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Follow these fur seals as they swim around the waters of one of the most remote inhabited places in the world —Juan Fernandez Archipelago. 🌊 In collaboration with the Waitt Foundation, @NatGeoPristineSeas launched a two-week scientific expedition to the Juan Fernández archipelago to study and film its coastal, deep-sea and open-ocean ecosystems in March 2017. This expedition was key to support the creation of a marine park in Juan Fernández, which is the second largest in the American continent at 262,000 square kilometers. Visit natgeo.com/ocean or click the link in our bio to learn more about how our Explorers are working to inspire, educate, preserve, and protect marine environments.
From the archives: In the 1970s, the National Geographic Society supported Roger Payne’s research on humpback whales—charting a new area of research into whale communication. For over 30 years he studied different species of whales, their migration, behavior, mating patterns, and most uniquely, their sounds. He found that whales use sophisticated communication strategies using complex harmonies.
Young Explorer and activist @melatiwijsen has fought since 2013 to rid the beautiful Bali beaches of plastic waste. In 2019, she joined us at #NatGeoFest to share how she co-founded @ByeByePlasticBags , the largest youth-driven NGO in Indonesia. Melati also started @OneIslandOneVoice , which has cleaned up beaches all over the island of Bali, and @youthtopia.world . Tune in to our Story as she takes over to talk about her work to help conserve our oceans.
As a self-proclaimed “waterwoman,” Nat Geo Explorer Shannon Switzer Swanson’s (@shannonoceans ) love for the ocean began at a young age in her hometown of San Diego, California. Now, as a marine social ecologist, Shannon studies human-ocean connections to address today’s most pressing marine conservation issues. Visit natgeo.com/oceans or click the link in our bio to learn more about how our Explorers are working to inspire, educate, preserve, and protect marine environments.
After several years of pioneering dives, prominent naturalist William Beebe and young adventurer Otis Barton explored new depths of the ocean—3,028 feet down—in this curious craft in 1934. They called it a “bathysphere,” Greek for "deep ball." Their expeditions brought new findings and set a new depth record for living humans. The June 1931 issue of @NatGeo magazine published an account of the pair’s first dives in the bathysphere, entitled "A Round Trip to Davy Jones's Locker."
Coral reefs are fundamental to the wildlife in our oceans. About 25% of the ocean’s fish depend on healthy coral reefs, so it’s critical to protect these habitats. In partnership with the National Geographic Society, the powerful @AllenCoralAtlas uses high resolution satellite imagery, machine learning, and field data to provide detailed maps of the world's coral reefs to: 🌊 Prioritize site selection 🌊 Overlay different types of information (i.e. NOAA Coral Reef Watch Data) 🌊 Use the maps as a visualization tool for stakeholder communication. Learn more about the Allen Coral Atlas and their coral reef maps at the link in our bio.
Nat Geo Explorer and photographer @brianskerry has spent more than two decades and over 10,000 hours underwater, photographing marine life — like this whale shark in Yucatan, Mexico — with the intention to inspire ocean conservation efforts. His latest project, a @NatGeo four-part series called #SecretsOfTheWhales, showcases this work over three years and in 24 locations around the world. Link in bio to learn more. 📷: Luis Lamar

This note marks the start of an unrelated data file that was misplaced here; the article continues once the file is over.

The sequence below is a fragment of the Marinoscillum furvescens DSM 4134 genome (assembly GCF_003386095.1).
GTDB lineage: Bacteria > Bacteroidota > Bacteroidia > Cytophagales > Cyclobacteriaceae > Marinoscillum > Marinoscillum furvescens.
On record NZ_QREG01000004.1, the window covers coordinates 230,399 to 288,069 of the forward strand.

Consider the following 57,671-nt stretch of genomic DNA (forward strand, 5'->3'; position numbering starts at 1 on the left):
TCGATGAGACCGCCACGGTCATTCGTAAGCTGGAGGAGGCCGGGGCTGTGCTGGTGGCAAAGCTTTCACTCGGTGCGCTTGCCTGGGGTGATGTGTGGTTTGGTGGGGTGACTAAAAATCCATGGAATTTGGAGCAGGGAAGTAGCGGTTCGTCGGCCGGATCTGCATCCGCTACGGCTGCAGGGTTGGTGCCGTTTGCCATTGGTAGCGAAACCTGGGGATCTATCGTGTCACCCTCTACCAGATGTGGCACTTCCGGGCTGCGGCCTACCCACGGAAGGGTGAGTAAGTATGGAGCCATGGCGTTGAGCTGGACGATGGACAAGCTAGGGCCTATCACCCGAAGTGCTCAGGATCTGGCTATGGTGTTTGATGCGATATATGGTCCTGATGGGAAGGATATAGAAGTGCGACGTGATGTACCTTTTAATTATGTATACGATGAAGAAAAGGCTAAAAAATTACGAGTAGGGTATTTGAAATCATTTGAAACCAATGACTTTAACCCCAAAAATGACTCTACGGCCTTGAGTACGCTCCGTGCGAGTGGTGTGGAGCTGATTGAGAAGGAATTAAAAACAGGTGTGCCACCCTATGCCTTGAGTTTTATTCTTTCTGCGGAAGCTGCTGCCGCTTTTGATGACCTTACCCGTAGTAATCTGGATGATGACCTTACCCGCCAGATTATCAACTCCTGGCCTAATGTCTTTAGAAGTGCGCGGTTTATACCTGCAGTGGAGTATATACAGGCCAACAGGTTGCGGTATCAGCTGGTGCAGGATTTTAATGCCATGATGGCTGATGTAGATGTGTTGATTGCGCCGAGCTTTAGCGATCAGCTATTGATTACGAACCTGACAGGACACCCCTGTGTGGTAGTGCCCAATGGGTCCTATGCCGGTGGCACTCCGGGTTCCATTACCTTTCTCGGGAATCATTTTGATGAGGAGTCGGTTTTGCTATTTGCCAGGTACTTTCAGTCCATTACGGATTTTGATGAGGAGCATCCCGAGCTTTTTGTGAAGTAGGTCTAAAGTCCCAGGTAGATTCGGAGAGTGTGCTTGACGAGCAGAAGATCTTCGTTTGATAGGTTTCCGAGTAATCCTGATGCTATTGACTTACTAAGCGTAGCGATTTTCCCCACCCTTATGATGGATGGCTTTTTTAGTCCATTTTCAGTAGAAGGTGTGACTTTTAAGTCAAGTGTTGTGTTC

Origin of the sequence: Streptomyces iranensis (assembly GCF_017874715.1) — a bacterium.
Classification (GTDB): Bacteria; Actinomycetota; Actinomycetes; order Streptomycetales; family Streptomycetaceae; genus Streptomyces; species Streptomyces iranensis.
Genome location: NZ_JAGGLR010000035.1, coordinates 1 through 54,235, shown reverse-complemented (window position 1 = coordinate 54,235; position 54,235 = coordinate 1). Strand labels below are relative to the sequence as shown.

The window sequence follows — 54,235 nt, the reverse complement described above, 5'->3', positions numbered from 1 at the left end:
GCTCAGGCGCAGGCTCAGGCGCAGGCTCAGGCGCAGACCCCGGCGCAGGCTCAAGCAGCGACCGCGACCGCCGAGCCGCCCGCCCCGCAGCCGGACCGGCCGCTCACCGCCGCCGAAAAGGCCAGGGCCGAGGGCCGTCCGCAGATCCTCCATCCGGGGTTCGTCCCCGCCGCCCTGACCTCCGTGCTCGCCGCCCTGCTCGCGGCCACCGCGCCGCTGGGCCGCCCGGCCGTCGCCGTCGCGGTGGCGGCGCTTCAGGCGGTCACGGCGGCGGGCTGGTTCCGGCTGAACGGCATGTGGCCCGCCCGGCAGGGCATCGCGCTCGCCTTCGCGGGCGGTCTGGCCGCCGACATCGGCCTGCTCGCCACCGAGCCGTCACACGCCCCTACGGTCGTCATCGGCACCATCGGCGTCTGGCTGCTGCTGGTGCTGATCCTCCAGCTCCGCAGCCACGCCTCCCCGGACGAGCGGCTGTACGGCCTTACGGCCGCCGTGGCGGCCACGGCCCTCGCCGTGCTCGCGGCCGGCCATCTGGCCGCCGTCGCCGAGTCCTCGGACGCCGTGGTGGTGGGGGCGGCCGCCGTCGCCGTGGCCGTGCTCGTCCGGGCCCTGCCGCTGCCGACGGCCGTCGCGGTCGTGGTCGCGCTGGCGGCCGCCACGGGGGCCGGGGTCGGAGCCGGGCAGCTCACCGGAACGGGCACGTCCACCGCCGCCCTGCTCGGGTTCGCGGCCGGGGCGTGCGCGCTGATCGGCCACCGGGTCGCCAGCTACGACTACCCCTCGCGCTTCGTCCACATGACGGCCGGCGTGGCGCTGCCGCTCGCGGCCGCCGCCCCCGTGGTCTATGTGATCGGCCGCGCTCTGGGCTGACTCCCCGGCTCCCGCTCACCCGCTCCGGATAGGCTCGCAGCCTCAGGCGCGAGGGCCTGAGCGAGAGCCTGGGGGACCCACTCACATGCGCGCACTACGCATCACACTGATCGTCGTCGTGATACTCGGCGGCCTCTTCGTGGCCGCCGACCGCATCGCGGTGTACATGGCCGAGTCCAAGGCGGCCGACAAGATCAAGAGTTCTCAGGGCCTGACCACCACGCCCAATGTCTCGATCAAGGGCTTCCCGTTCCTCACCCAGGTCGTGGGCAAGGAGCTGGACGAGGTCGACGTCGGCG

In partnership with local communities, governments, and NGOs, the @natgeopristineseas initiative works to support the protection of our oceans for the benefit of nature and humanity. To date, the team’s scientific research, media outreach, and policy efforts have helped to create 23 marine reserves around the globe. @macfound #100andChange
Nat Geo Explorer @BrianSkerry was inspired at a young age by the mysteries of the ocean. As a wildlife photographer, he shared: “My job is to tell a complete story, so we can look to the solutions.” He’s now spent over 10,000 hours underwater photographing marine life — covering stories like the harp seal’s survival in frozen waters, the alarming decrease in the world’s fisheries, dolphin intelligence, and the protection of special underwater ecosystems. Learn more about his latest project, a @NatGeo four-part series called #SecretsOfTheWhales, which showcases his work over three years and in 24 locations around the world. Link in bio.
The @natgeopristineseas team is driven to create a better future for the ocean. Through exploration, science, and storytelling, Pristine Seas works to protect vital marine ecosystems for the benefit of nature and humanity. “The ocean provides food and oxygen, helps regulate the climate, and holds a tremendous amount of biodiversity,” says project founder and Explorer in Residence @EnricSala . “The best thing we can do is to protect at least 30% of the ocean and allow it to do its job.”
The RMS Titanic sank #OTD in 1912. On a classified Cold War mission 73 years later, Explorer at Large Bob Ballard and his team tracked down the ship’s long-lost remains—and honored the lives lost. Check out the link in our bio to read more about this story.
Explorer, zoologist, and marine biologist @Giovanni_Chimienti is fascinated by the depth of the oceans — and works to help protect coral forests, which he sees as the living oasis of the deep. He shared: “I was already a marine biologist when I reached a clear idea about how little we know about life and habitats down there.” Now, Giovanni studies coral and deep-sea environments in the Mediterranean Sea, using technical diving, remotely operated vehicles, and submersibles.